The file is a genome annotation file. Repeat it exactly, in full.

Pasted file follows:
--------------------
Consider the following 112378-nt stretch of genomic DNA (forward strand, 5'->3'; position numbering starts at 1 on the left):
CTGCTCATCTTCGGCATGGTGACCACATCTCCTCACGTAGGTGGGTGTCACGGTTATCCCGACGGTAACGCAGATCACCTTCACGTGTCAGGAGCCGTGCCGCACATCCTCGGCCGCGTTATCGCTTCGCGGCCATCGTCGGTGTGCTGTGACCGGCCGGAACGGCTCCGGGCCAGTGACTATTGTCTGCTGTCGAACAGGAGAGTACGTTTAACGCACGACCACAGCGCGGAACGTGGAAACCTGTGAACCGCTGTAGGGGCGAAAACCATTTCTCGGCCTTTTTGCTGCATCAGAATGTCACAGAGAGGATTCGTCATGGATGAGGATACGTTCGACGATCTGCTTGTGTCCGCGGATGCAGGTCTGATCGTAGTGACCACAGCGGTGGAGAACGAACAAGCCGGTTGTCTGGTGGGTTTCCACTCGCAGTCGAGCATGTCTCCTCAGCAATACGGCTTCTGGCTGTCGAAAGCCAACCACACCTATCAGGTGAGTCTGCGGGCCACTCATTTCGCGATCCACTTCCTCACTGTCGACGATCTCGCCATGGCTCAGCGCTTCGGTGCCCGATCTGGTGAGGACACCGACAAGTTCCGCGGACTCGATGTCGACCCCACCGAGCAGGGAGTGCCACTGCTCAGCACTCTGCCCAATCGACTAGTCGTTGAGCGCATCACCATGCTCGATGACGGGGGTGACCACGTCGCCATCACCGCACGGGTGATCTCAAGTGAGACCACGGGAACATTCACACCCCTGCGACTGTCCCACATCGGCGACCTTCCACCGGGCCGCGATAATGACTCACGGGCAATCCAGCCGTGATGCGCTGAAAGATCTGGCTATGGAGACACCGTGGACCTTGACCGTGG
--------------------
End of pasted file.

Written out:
Consider the following 112378-nt stretch of genomic DNA (forward strand, 5'->3'; position numbering starts at 1 on the left):
CTGCTCATCTTCGGCATGGTGACCACATCTCCTCACGTAGGTGGGTGTCACGGTTATCCCGACGGTAACGCAGATCACCTTCACGTGTCAGGAGCCGTGCCGCACATCCTCGGCCGCGTTATCGCTTCGCGGCCATCGTCGGTGTGCTGTGACCGGCCGGAACGGCTCCGGGCCAGTGACTATTGTCTGCTGTCGAACAGGAGAGTACGTTTAACGCACGACCACAGCGCGGAACGTGGAAACCTGTGAACCGCTGTAGGGGCGAAAACCATTTCTCGGCCTTTTTGCTGCATCAGAATGTCACAGAGAGGATTCGTCATGGATGAGGATACGTTCGACGATCTGCTTGTGTCCGCGGATGCAGGTCTGATCGTAGTGACCACAGCGGTGGAGAACGAACAAGCCGGTTGTCTGGTGGGTTTCCACTCGCAGTCGAGCATGTCTCCTCAGCAATACGGCTTCTGGCTGTCGAAAGCCAACCACACCTATCAGGTGAGTCTGCGGGCCACTCATTTCGCGATCCACTTCCTCACTGTCGACGATCTCGCCATGGCTCAGCGCTTCGGTGCCCGATCTGGTGAGGACACCGACAAGTTCCGCGGACTCGATGTCGACCCCACCGAGCAGGGAGTGCCACTGCTCAGCACTCTGCCCAATCGACTAGTCGTTGAGCGCATCACCATGCTCGATGACGGGGGTGACCACGTCGCCATCACCGCACGGGTGATCTCAAGTGAGACCACGGGAACATTCACACCCCTGCGACTGTCCCACATCGGCGACCTTCCACCGGGCCGCGATAATGACTCACGGGCAATCCAGCCGTGATGCGCTGAAAGATCTGGCTATGGAGACACCGTGGACCTTGACCGTGG